Gizmodo Paid $5,000 for iPhone 4G Scoop

How much does a good scoop cost? If you’re Gizmodo, and you happen to have access to a new iPhone, the price tag is $5,000. ITProPortal has more:

(Gizmodo) received the iPhone 4G prototype “weeks” after it was apparently lost. Gizmodo would not say how it landed on their laps and how they managed to get in touch with the right person who apparently might have qualms selling the iPhone on Ebay but not to Gizmodo.

Nick Denton, the head of Gawker Media, (later) confirmed via Twitter that it paid $5000 for the device and reaffirmed his allegiance to the readers, saying that he’d do anything for a story. Denton…is a proud proponent of Checkbook Journalism and the 20 million page views it generated yesterday have more than paid off the $5000 the publisher invested in the story.

Apparently, Engadget had access to the scoop, too, but refused to pay the price:

Dailyfinance, which is owned by AOL, says that Engadget, a sister website, did not want to bid for the photos because they “aren’t in the habit of paying for scoops” and this “encourages awful behavior in tipsters”. There’s also the fact that AOL, which is still a huge corporation, might have been discouraged from taking on risks that could have otherwise put it at odds with Apple.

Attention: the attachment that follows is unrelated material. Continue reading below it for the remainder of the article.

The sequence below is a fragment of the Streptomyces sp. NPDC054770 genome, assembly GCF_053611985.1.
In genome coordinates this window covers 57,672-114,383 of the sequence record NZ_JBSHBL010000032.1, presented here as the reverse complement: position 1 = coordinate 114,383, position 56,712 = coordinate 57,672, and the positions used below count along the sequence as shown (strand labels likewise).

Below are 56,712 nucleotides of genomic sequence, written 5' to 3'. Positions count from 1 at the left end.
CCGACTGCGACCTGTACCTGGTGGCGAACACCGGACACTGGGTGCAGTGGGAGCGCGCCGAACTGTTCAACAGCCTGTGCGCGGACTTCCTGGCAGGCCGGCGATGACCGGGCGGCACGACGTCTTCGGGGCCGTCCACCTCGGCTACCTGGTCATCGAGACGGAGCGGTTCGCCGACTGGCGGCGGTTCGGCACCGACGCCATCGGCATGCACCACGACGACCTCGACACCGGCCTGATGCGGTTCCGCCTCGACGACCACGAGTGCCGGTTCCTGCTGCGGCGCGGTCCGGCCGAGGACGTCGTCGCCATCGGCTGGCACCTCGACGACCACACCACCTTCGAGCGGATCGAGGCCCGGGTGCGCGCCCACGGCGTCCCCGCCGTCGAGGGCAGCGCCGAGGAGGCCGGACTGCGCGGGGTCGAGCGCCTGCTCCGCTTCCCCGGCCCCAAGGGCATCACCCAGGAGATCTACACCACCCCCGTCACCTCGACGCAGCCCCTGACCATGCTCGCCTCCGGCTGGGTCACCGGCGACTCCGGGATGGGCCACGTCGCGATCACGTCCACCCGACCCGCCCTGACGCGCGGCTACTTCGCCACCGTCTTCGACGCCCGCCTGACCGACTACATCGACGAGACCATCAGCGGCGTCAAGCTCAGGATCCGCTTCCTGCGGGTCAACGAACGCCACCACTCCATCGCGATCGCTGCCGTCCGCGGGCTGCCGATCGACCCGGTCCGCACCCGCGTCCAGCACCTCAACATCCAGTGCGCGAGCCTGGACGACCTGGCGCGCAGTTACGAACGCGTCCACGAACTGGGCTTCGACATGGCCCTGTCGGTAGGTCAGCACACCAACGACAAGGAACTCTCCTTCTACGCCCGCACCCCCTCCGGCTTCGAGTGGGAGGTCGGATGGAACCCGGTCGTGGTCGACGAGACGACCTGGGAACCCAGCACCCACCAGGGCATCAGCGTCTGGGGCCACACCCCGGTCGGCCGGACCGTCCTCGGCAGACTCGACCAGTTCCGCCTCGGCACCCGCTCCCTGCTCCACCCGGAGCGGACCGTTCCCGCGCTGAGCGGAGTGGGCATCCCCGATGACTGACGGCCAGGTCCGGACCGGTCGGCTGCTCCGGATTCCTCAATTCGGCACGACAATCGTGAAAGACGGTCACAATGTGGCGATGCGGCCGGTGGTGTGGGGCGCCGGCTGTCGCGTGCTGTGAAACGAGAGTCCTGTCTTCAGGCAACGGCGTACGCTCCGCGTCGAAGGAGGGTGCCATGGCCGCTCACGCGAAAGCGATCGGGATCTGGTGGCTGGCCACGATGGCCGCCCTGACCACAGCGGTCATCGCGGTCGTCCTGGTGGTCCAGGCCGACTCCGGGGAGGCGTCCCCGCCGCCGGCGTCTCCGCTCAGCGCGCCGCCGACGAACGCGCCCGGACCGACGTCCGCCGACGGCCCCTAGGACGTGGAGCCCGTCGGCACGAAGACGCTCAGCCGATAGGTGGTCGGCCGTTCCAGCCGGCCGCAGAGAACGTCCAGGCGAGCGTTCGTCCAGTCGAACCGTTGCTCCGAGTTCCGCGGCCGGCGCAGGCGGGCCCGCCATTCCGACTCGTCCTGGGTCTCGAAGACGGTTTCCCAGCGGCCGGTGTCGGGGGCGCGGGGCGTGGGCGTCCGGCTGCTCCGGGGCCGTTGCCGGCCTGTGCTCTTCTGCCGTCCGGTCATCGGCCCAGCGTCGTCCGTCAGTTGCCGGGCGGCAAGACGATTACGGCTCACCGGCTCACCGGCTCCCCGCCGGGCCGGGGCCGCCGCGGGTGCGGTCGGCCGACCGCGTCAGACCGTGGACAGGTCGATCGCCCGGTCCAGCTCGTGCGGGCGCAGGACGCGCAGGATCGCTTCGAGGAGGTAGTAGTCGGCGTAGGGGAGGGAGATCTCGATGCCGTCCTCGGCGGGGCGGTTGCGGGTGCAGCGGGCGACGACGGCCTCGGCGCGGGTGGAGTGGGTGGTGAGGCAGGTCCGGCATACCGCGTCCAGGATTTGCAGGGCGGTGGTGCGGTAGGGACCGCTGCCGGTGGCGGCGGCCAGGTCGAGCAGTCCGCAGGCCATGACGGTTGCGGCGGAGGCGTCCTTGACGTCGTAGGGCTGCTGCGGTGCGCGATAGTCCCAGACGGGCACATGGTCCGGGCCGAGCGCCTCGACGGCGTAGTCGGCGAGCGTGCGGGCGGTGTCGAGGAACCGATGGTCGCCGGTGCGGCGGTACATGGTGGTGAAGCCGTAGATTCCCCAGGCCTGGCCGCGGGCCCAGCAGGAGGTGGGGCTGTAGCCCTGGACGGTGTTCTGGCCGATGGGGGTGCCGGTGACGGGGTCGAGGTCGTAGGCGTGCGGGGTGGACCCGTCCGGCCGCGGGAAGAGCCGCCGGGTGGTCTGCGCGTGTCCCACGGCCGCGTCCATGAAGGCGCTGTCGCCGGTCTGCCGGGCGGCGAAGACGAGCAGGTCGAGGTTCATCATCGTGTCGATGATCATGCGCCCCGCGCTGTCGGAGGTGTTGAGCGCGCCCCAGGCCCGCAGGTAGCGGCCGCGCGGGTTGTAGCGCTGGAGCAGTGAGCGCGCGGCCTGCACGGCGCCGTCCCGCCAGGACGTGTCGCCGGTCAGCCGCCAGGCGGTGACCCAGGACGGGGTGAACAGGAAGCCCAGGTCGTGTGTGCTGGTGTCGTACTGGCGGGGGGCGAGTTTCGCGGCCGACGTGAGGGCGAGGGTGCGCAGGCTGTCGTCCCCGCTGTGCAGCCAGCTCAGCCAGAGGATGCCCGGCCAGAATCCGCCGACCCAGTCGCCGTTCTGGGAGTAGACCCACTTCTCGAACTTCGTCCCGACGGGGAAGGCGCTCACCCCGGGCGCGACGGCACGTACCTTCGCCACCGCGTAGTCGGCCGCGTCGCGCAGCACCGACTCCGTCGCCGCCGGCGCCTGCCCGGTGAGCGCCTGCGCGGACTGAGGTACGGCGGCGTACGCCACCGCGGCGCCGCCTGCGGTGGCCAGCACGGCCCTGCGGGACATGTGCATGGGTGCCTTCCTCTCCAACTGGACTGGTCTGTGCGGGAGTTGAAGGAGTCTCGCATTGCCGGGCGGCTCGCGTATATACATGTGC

Apple now wants the iPhone back (Telegraph):

(the device was) dropped by Gray Powell, an Apple software engineer, in a bar in Redwood, California, near Apple’s Cupertino headquarters.

Now Bruce Sewell, senior vice president and general counsel at Apple, has written to the site demanding the return of the next-generation iPhone prototype. “It has come to our attention that Gizmodo is currently in possession of a device that belongs to Apple,” the letter reads. “This letter constitutes a formal request that you return the device to Apple.”

I’m convinced this was a ploy by Apple. Some individual (Mr. Powell? A middleman?) profited handsomely off it, to boot. And Apple once again generated a whole lot of buzz.

Telegraph commenter Johnyred puts it best:

As far as Gray Powell is concerned Apple congratulated him on losing one of their most valuable pieces of equipment and have made him VP of PR.

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Written by Drea Knufken

Drea Knufken

Currently, I create and execute content- and PR strategies for clients, including thought leadership and messaging. I also ghostwrite and produce press releases, white papers, case studies and other collateral.